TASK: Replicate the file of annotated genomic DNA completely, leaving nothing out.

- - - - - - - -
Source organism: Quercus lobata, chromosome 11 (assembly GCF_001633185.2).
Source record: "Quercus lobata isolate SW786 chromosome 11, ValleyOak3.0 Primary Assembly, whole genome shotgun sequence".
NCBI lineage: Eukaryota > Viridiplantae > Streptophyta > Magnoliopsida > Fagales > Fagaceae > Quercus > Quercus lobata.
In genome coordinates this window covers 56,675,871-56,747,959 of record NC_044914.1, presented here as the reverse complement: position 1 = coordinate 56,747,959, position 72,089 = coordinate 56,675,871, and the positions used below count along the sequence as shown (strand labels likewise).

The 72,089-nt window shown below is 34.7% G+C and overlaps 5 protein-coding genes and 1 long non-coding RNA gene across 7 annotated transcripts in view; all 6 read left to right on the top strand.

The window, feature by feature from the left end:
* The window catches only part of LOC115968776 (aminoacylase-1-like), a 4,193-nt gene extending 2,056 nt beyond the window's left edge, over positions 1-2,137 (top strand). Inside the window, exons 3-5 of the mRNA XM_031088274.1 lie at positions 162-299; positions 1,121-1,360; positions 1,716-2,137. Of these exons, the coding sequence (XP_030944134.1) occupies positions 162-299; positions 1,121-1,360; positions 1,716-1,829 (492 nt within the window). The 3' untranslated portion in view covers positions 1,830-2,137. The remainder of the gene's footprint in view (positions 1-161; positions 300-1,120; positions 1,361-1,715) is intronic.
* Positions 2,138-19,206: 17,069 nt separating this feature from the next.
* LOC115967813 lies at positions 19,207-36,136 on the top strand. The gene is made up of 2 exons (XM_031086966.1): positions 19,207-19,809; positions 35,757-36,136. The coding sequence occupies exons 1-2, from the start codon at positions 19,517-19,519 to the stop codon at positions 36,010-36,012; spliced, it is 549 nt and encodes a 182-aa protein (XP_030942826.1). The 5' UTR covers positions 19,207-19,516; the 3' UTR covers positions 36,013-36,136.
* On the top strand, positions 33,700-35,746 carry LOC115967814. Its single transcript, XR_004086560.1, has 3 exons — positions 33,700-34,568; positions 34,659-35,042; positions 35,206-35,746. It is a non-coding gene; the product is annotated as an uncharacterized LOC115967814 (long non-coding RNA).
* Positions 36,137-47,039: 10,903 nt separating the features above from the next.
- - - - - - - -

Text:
Source organism: Quercus lobata, chromosome 11 (assembly GCF_001633185.2).
Source record: "Quercus lobata isolate SW786 chromosome 11, ValleyOak3.0 Primary Assembly, whole genome shotgun sequence".
NCBI lineage: Eukaryota > Viridiplantae > Streptophyta > Magnoliopsida > Fagales > Fagaceae > Quercus > Quercus lobata.
In genome coordinates this window covers 56,675,871-56,747,959 of record NC_044914.1, presented here as the reverse complement: position 1 = coordinate 56,747,959, position 72,089 = coordinate 56,675,871, and the positions used below count along the sequence as shown (strand labels likewise).

The 72,089-nt window shown below is 34.7% G+C and overlaps 5 protein-coding genes and 1 long non-coding RNA gene across 7 annotated transcripts in view; all 6 read left to right on the top strand.

The window, feature by feature from the left end:
* The window catches only part of LOC115968776 (aminoacylase-1-like), a 4,193-nt gene extending 2,056 nt beyond the window's left edge, over positions 1-2,137 (top strand). Inside the window, exons 3-5 of the mRNA XM_031088274.1 lie at positions 162-299; positions 1,121-1,360; positions 1,716-2,137. Of these exons, the coding sequence (XP_030944134.1) occupies positions 162-299; positions 1,121-1,360; positions 1,716-1,829 (492 nt within the window). The 3' untranslated portion in view covers positions 1,830-2,137. The remainder of the gene's footprint in view (positions 1-161; positions 300-1,120; positions 1,361-1,715) is intronic.
* Positions 2,138-19,206: 17,069 nt separating this feature from the next.
* LOC115967813 lies at positions 19,207-36,136 on the top strand. The gene is made up of 2 exons (XM_031086966.1): positions 19,207-19,809; positions 35,757-36,136. The coding sequence occupies exons 1-2, from the start codon at positions 19,517-19,519 to the stop codon at positions 36,010-36,012; spliced, it is 549 nt and encodes a 182-aa protein (XP_030942826.1). The 5' UTR covers positions 19,207-19,516; the 3' UTR covers positions 36,013-36,136.
* On the top strand, positions 33,700-35,746 carry LOC115967814. Its single transcript, XR_004086560.1, has 3 exons — positions 33,700-34,568; positions 34,659-35,042; positions 35,206-35,746. It is a non-coding gene; the product is annotated as an uncharacterized LOC115967814 (long non-coding RNA).
* Positions 36,137-47,039: 10,903 nt separating the features above from the next.